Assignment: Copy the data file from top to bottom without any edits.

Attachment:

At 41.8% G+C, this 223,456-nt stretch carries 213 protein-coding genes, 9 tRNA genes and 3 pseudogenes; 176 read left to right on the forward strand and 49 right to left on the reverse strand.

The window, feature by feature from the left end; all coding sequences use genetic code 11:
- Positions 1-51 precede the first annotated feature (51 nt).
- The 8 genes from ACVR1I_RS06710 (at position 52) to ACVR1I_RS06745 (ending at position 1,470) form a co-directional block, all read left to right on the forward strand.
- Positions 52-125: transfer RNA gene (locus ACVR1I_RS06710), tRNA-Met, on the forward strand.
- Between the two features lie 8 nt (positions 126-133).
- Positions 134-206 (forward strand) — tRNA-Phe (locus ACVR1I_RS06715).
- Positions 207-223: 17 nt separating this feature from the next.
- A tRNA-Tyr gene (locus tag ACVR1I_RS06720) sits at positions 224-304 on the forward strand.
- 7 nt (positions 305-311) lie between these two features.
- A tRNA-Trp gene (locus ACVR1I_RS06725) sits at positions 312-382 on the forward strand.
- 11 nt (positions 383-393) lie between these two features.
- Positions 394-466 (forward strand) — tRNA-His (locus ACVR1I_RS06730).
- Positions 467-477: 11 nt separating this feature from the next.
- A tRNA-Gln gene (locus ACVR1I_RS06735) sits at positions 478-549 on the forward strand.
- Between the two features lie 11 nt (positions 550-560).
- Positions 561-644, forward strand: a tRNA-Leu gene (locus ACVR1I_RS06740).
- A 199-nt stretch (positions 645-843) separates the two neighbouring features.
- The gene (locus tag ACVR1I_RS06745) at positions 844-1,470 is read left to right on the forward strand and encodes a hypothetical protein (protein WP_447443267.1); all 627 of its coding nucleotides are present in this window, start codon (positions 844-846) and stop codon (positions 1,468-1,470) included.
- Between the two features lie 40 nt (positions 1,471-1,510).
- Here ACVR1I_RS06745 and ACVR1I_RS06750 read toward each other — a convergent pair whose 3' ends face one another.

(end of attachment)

At 41.8% G+C, this 223,456-nt stretch carries 213 protein-coding genes, 9 tRNA genes and 3 pseudogenes; 176 read left to right on the forward strand and 49 right to left on the reverse strand.

The window, feature by feature from the left end; all coding sequences use genetic code 11:
- Positions 1-51 precede the first annotated feature (51 nt).
- The 8 genes from ACVR1I_RS06710 (at position 52) to ACVR1I_RS06745 (ending at position 1,470) form a co-directional block, all read left to right on the forward strand.
- Positions 52-125: transfer RNA gene (locus ACVR1I_RS06710), tRNA-Met, on the forward strand.
- Between the two features lie 8 nt (positions 126-133).
- Positions 134-206 (forward strand) — tRNA-Phe (locus ACVR1I_RS06715).
- Positions 207-223: 17 nt separating this feature from the next.
- A tRNA-Tyr gene (locus tag ACVR1I_RS06720) sits at positions 224-304 on the forward strand.
- 7 nt (positions 305-311) lie between these two features.
- A tRNA-Trp gene (locus ACVR1I_RS06725) sits at positions 312-382 on the forward strand.
- 11 nt (positions 383-393) lie between these two features.
- Positions 394-466 (forward strand) — tRNA-His (locus ACVR1I_RS06730).
- Positions 467-477: 11 nt separating this feature from the next.
- A tRNA-Gln gene (locus ACVR1I_RS06735) sits at positions 478-549 on the forward strand.
- Between the two features lie 11 nt (positions 550-560).
- Positions 561-644, forward strand: a tRNA-Leu gene (locus ACVR1I_RS06740).
- A 199-nt stretch (positions 645-843) separates the two neighbouring features.
- The gene (locus tag ACVR1I_RS06745) at positions 844-1,470 is read left to right on the forward strand and encodes a hypothetical protein (protein WP_447443267.1); all 627 of its coding nucleotides are present in this window, start codon (positions 844-846) and stop codon (positions 1,468-1,470) included.
- Between the two features lie 40 nt (positions 1,471-1,510).
- Here ACVR1I_RS06745 and ACVR1I_RS06750 read toward each other — a convergent pair whose 3' ends face one another.